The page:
How much practicing is enough?
Every instrument requires practice in order to connect what you feel and want to express inside, with what comes out the instrument in terms of sound and emotion. Every instrument has it’s own unique challenges in terms of technique, and every musician has her unique strengths and weaknesses, with regards to their development. The question then becomes, if I want to gain masteryH through my instrument, how much practicing is enough? I will answer this with regards to my own experience and continued thinking about my guitar practice.
Practice as Meditation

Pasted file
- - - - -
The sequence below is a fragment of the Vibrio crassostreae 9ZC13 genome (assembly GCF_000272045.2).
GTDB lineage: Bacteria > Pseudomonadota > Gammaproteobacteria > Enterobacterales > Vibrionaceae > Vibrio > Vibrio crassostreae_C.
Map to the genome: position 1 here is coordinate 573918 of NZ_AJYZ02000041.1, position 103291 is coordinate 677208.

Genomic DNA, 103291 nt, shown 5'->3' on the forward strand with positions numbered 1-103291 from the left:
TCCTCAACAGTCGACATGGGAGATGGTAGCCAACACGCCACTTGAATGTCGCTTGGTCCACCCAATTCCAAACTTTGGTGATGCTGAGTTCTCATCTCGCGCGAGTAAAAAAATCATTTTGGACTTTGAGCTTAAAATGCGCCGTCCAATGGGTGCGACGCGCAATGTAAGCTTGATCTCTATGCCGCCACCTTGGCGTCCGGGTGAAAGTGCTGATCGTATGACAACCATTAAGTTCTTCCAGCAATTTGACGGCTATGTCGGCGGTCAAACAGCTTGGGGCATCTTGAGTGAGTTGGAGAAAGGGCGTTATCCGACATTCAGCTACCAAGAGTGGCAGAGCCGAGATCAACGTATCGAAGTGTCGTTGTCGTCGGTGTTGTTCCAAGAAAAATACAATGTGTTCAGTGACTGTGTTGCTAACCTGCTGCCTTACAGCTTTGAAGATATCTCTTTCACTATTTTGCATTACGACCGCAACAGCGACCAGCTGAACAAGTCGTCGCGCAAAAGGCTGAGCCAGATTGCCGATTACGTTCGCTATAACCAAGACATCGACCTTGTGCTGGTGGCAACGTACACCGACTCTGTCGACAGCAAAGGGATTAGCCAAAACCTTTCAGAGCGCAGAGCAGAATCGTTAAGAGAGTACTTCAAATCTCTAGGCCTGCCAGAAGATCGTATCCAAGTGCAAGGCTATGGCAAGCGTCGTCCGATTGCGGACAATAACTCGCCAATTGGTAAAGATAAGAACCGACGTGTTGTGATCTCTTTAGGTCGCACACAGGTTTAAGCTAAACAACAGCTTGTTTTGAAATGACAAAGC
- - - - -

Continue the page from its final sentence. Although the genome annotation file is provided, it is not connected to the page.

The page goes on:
The first thought that comes to mind is our intention for practicing. Are we trying to become the best in the world at our craft? Are we trying to get more gigs, beat out the competition or gain recognition that we are somebody special? To me, these motivations are distractions. If you pursue ego concerns, you will lose the joy that the true artists embrace. It’s fine to want to improve and be very good at your craft, yet intention is very important. My personal practice is more of a spiritual practice, where the focus is inward rather than based on external gains. The time spent embracing the guitar and the endless joy and challenges it presents, keeps me in the here and now, and saves my mind from spinning outward. Time with the guitar is like meditation. One sinks into each session with an open mind for learning, expression and development. In the process, the practitioner becomes one with her instrument and forgets about the “self”. The ego takes a back seat to something much more rewarding and beautiful. This reminds me of my favorite quote by the great Sufi Master, Hazart Inayat Khan : “Music, besides power, is intoxication. When it intoxicates those who hear it, how much more must it intoxicate those who play or sing it themselves! And how much more must it intoxicate those who have touched the perfection of music, and those who have contemplated upon it for years and years! It gives them an even greater joy and exaltation than a king sitting on his throne.”